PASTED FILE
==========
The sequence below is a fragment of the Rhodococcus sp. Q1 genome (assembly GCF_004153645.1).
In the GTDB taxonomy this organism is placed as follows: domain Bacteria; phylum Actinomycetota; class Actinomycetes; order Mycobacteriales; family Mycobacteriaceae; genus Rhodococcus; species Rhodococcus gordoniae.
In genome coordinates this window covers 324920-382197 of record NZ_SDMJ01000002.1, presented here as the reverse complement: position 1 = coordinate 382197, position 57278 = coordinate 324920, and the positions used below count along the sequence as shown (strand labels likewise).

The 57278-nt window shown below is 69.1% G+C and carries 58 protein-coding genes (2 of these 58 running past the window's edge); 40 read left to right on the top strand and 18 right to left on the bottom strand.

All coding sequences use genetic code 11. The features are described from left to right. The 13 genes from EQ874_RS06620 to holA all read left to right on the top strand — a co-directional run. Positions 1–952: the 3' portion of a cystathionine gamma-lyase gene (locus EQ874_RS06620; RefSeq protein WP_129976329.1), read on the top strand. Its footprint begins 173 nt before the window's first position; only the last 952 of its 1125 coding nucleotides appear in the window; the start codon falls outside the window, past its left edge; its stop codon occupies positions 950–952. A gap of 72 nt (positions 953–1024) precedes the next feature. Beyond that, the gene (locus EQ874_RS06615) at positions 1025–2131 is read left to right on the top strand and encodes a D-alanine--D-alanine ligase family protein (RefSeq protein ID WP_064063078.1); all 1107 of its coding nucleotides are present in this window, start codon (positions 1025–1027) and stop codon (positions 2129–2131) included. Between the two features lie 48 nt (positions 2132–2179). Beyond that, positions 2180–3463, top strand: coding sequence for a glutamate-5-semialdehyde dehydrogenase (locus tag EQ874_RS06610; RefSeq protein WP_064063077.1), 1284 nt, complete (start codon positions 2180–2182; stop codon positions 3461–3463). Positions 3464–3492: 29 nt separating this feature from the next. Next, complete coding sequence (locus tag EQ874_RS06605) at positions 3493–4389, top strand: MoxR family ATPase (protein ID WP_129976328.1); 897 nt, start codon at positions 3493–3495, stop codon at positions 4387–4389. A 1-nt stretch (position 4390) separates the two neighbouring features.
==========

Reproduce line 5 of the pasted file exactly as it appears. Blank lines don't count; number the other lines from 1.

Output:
All coding sequences use genetic code 11. The features are described from left to right. The 13 genes from EQ874_RS06620 to holA all read left to right on the top strand — a co-directional run. Positions 1–952: the 3' portion of a cystathionine gamma-lyase gene (locus EQ874_RS06620; RefSeq protein WP_129976329.1), read on the top strand. Its footprint begins 173 nt before the window's first position; only the last 952 of its 1125 coding nucleotides appear in the window; the start codon falls outside the window, past its left edge; its stop codon occupies positions 950–952. A gap of 72 nt (positions 953–1024) precedes the next feature. Beyond that, the gene (locus EQ874_RS06615) at positions 1025–2131 is read left to right on the top strand and encodes a D-alanine--D-alanine ligase family protein (RefSeq protein ID WP_064063078.1); all 1107 of its coding nucleotides are present in this window, start codon (positions 1025–1027) and stop codon (positions 2129–2131) included. Between the two features lie 48 nt (positions 2132–2179). Beyond that, positions 2180–3463, top strand: coding sequence for a glutamate-5-semialdehyde dehydrogenase (locus tag EQ874_RS06610; RefSeq protein WP_064063077.1), 1284 nt, complete (start codon positions 2180–2182; stop codon positions 3461–3463). Positions 3464–3492: 29 nt separating this feature from the next. Next, complete coding sequence (locus tag EQ874_RS06605) at positions 3493–4389, top strand: MoxR family ATPase (protein ID WP_129976328.1); 897 nt, start codon at positions 3493–3495, stop codon at positions 4387–4389. A 1-nt stretch (position 4390) separates the two neighbouring features.